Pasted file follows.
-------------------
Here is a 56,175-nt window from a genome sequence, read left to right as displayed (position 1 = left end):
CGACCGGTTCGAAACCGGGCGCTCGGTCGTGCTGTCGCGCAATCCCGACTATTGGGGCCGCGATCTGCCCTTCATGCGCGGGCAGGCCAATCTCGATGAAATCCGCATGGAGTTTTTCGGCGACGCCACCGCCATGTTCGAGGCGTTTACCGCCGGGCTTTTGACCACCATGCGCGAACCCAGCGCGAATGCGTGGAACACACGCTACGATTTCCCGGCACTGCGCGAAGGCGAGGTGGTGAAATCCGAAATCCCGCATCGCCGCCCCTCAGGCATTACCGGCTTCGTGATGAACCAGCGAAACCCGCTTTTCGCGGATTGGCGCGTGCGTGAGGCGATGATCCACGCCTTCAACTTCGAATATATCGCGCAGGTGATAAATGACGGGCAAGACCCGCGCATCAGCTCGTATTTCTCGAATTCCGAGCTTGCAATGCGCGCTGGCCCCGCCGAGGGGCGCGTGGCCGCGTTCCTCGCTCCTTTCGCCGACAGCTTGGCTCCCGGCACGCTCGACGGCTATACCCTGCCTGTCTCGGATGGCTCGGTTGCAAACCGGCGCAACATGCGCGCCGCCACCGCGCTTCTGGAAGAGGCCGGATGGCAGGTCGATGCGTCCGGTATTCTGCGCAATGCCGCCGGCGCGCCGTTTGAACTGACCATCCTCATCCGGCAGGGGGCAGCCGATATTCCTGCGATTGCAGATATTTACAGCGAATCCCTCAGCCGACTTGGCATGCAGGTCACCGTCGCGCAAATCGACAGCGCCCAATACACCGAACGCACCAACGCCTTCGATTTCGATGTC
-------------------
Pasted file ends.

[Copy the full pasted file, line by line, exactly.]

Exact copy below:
Here is a 56,175-nt window from a genome sequence, read left to right as displayed (position 1 = left end):
CGACCGGTTCGAAACCGGGCGCTCGGTCGTGCTGTCGCGCAATCCCGACTATTGGGGCCGCGATCTGCCCTTCATGCGCGGGCAGGCCAATCTCGATGAAATCCGCATGGAGTTTTTCGGCGACGCCACCGCCATGTTCGAGGCGTTTACCGCCGGGCTTTTGACCACCATGCGCGAACCCAGCGCGAATGCGTGGAACACACGCTACGATTTCCCGGCACTGCGCGAAGGCGAGGTGGTGAAATCCGAAATCCCGCATCGCCGCCCCTCAGGCATTACCGGCTTCGTGATGAACCAGCGAAACCCGCTTTTCGCGGATTGGCGCGTGCGTGAGGCGATGATCCACGCCTTCAACTTCGAATATATCGCGCAGGTGATAAATGACGGGCAAGACCCGCGCATCAGCTCGTATTTCTCGAATTCCGAGCTTGCAATGCGCGCTGGCCCCGCCGAGGGGCGCGTGGCCGCGTTCCTCGCTCCTTTCGCCGACAGCTTGGCTCCCGGCACGCTCGACGGCTATACCCTGCCTGTCTCGGATGGCTCGGTTGCAAACCGGCGCAACATGCGCGCCGCCACCGCGCTTCTGGAAGAGGCCGGATGGCAGGTCGATGCGTCCGGTATTCTGCGCAATGCCGCCGGCGCGCCGTTTGAACTGACCATCCTCATCCGGCAGGGGGCAGCCGATATTCCTGCGATTGCAGATATTTACAGCGAATCCCTCAGCCGACTTGGCATGCAGGTCACCGTCGCGCAAATCGACAGCGCCCAATACACCGAACGCACCAACGCCTTCGATTTCGATGTC